Dear MEL Topic Readers,
Number of children in Japan shrinks to new record low
It has been that way for the last 37 years. The central government, ministries, local governments, companies, and people in Japan all have known this problem of having fewer children, but it has never been solved or eased. In fact, there are 15.53 million children aged 14 or under, representing only 12.3% of the total population of 126million, compared to 18.9% for the US, 16.8% for China, and 30.8% for India. As the country is rapidly aging, the costs for healthcare and social services are rising while the population that supports the economy is declining. The main reason is the low fertility rate, only 1.4, among the lowest in the world like Korea and Singapore. Why don’t young Japanese people make children? Is it the economy, job market, social welfare, gender roles, education cost, or future prospect that deters or discourages young people to get married and have children, or the combination of all these factors?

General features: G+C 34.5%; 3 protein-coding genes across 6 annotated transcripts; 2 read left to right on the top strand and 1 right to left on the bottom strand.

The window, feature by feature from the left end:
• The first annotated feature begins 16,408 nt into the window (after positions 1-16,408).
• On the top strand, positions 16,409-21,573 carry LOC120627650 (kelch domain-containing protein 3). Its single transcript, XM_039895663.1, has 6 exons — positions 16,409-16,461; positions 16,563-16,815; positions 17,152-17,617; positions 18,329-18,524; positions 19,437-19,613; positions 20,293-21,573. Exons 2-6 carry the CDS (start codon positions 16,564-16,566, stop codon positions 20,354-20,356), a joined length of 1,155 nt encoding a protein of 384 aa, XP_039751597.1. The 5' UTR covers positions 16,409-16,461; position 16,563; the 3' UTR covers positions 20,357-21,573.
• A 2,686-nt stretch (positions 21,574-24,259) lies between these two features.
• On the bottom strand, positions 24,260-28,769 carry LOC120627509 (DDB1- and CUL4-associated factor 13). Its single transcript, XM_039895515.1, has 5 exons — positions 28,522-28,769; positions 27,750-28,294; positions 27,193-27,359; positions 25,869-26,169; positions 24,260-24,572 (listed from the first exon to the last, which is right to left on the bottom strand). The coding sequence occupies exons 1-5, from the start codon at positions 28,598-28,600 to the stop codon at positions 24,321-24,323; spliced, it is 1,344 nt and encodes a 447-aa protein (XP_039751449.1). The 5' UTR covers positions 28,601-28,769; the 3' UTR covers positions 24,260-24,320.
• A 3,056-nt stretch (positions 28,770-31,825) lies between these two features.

To make the situation even worse, the country has been reluctant to accept immigrants to fill the generation gap, either. Will robots and auto-something do all the tasks that are done by humans?
Enjoy reading and think what will help the country to maintain its economy, health care and welfare, and social balance.